I am inspired today to spill some words onto the page, by the news of Robin Williams’ apparent suicide.
I thought I would digress, but as many of you have felt, the story is nagging at me trying to resolve itself in my mind. I’ve seen a lot of posts on the web about how we need to reach out to those that are depressed and suffering.
I can’t help but see the dualism in this approach and that we have it a little backwards. I believe the reason the story has gone so media crazy is because this story is about us. It leaves a pit in our stomach because we know. We have been there.
We have seen the genius of someone riding the waves of life as a passionate expression of joy, and the wave that crashes on the shore before it’s time.
Three words have been on my mind since the news: passion, dispassion, and compassion.
From what I saw of Robin Williams, he had a passion for life that lit up everything around him. We all desire a passion like his, that flowed forth from every opening.
The definition of passion is strong and barely controllable emotion. This is great as long as we are on top of the crest, but what happens when we hit bottom?
Yoga instructs us to have dispassion. Not in the sense of indifference like we may think, but to not have attachments. This may be a difficult concept to grasp at first. For me, it has become not having an agenda. Not to chase the next high moment. When I don’t have an agenda I stop objectifying myself through addictions to soothe my cravings of being someone or someplace else. The result? We can show up wholly (holy).
The final word I have been contemplating is compassion. Compassion is to be able to witness suffering. Over all the qualities we are losing in our industrialized era, compassion is the most dangerous. Like a muscle, if we don’t use it we will lose it, even if it is our true nature. We are in danger of losing ourselves.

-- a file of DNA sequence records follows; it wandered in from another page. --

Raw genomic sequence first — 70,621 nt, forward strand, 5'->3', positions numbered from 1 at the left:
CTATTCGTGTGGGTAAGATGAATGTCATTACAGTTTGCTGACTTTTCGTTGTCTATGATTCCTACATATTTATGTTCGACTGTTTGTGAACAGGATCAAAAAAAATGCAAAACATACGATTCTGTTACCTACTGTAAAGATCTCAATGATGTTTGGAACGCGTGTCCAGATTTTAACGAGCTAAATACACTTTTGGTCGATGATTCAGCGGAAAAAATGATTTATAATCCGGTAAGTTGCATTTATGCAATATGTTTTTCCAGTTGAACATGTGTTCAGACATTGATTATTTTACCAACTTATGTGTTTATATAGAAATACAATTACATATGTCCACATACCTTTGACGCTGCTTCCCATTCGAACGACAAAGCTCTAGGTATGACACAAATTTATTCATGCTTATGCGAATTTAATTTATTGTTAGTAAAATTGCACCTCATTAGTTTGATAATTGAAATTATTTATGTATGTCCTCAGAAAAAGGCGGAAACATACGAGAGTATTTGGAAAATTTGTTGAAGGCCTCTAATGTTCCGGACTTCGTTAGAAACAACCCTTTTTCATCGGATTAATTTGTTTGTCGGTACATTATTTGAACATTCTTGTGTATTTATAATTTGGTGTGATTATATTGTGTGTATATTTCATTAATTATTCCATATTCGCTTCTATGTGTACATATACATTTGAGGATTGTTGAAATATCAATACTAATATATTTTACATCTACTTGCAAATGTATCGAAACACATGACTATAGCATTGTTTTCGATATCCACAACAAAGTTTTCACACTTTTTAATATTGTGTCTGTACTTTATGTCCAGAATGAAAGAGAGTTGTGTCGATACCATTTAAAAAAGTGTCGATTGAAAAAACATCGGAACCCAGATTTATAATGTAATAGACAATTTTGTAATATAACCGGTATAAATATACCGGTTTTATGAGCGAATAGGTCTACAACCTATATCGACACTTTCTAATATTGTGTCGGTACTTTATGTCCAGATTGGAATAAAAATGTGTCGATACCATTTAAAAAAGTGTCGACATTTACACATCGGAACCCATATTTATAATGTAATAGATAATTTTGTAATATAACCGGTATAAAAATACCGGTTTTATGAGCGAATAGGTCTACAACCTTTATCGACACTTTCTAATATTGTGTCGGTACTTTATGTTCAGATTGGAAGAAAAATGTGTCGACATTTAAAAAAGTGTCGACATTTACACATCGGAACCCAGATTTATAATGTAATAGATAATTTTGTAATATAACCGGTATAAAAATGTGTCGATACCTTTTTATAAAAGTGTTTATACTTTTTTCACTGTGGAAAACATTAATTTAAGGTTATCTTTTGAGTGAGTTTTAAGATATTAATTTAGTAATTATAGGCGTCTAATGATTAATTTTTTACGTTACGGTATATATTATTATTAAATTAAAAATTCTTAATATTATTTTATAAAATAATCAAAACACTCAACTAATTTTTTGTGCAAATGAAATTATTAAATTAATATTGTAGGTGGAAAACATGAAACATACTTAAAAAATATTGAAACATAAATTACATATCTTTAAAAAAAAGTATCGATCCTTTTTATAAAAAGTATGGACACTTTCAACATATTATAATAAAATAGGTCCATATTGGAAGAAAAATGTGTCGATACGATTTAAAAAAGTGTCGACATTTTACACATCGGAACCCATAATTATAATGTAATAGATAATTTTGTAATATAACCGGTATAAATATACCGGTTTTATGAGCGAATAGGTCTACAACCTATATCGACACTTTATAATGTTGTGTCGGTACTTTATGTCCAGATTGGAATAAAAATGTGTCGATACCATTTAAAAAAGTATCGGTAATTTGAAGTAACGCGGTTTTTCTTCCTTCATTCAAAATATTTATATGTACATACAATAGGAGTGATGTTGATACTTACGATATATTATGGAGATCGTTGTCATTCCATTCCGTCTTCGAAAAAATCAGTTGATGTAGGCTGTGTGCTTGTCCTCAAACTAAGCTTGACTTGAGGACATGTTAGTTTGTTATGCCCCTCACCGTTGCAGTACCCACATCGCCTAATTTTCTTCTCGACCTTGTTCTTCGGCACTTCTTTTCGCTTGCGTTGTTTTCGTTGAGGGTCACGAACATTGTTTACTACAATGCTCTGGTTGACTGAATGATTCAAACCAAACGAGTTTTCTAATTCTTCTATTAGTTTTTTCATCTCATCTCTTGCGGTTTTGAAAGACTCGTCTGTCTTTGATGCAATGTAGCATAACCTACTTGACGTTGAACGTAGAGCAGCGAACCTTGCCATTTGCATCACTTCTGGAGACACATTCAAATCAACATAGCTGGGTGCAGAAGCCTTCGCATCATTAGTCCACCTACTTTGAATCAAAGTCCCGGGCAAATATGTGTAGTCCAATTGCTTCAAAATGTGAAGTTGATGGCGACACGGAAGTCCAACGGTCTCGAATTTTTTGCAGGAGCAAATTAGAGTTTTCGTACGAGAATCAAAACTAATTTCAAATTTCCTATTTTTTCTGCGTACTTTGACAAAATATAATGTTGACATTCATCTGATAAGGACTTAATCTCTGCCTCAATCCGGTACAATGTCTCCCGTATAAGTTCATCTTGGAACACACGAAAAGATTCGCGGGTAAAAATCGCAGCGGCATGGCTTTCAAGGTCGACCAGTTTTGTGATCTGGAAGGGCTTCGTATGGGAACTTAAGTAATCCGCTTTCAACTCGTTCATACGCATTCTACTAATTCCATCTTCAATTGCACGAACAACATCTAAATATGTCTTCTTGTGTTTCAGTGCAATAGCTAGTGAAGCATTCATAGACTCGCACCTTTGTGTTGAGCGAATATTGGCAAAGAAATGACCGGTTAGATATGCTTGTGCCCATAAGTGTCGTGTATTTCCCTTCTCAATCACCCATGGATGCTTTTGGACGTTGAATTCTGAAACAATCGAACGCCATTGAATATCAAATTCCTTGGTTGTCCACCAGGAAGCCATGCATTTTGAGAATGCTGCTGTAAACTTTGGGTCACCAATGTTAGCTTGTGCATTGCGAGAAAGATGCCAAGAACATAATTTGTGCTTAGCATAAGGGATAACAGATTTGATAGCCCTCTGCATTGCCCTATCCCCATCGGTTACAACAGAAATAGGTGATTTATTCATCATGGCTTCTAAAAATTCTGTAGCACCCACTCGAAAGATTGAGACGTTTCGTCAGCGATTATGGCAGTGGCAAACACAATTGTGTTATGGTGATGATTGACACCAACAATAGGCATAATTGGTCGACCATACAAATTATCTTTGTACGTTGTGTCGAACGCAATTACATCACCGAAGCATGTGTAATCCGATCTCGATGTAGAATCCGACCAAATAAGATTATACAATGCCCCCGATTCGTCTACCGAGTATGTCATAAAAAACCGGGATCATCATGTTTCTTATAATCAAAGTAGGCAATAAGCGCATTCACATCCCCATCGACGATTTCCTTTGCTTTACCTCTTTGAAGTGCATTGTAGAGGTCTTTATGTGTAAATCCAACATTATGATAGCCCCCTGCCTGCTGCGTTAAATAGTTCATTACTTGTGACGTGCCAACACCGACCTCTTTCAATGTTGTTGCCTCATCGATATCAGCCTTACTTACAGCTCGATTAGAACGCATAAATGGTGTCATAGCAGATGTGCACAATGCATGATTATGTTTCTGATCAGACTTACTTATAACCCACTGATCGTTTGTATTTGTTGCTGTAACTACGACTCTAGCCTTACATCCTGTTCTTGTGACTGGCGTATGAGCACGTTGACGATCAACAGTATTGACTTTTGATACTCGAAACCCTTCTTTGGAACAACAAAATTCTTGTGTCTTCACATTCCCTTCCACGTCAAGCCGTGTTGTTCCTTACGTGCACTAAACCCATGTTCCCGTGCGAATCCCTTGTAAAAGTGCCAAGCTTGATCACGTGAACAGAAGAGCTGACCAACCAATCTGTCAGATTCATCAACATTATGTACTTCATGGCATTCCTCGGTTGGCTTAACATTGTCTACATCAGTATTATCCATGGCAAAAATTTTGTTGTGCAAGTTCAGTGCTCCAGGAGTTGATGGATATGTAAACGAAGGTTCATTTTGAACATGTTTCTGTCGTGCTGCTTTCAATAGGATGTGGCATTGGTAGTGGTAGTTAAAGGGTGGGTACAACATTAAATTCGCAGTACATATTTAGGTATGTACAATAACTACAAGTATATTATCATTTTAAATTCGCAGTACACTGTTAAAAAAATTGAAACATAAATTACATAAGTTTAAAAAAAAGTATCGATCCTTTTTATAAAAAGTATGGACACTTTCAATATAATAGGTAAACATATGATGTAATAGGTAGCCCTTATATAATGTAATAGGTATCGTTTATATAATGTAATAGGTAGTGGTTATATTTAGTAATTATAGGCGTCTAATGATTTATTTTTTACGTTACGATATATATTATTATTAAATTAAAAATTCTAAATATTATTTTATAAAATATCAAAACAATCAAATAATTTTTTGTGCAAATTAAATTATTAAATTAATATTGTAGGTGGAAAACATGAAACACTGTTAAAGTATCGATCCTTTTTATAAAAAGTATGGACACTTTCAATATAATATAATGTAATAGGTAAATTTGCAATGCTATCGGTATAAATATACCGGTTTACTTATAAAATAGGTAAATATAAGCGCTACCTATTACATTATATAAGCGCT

Almost 1/3 of the population 12 and over are on medications for anxiety or depression. This is an epidemic. We are anxiety ridden because we can’t handle our attachments, and depressed because we are not reaching out to others in an authentic way.
We are like virtual gods designing our lives on Facebook, emailing the co-worker next to us, even coffee shops (which used to be a place to discuss ethics and life) are now laden with tables for two, PC and me. We no longer “drop in” on our beloved neighbors and friends because that would be an invasion of privacy.
I long for the days when my grandmothers would sit around the table for hours talking sense and nonsense around cups of coffee and cigarettes. It may not have been green juice and yoga but they were strengthening their ability to sit with someone and witness each others’ lives, the true namaste.
How hard has it become for you to look someone in the eye and let them spill their sh*t?
I preach it because I live here too. As a yoga therapist, my compassion muscle has become really strong and it is healing me. I say healing because while we are here we still have work to do. If you want to be happy, be a witness to someone else’s struggles without judgement. When we sit together with all the good and the bad we become entwined, not entangled.
Nobody can save the passionate soul that decided to extinguish his own flame, but we can remove the smoke and mirrors obscuring ours. Reach out to someone and notice that the person being healed is not them, it is you, and them and you. We are all in this together.
Having the courage to love without expecting anything in return is the most healing action we can offer to ourselves. Long live compassion!
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Editor: Travis May
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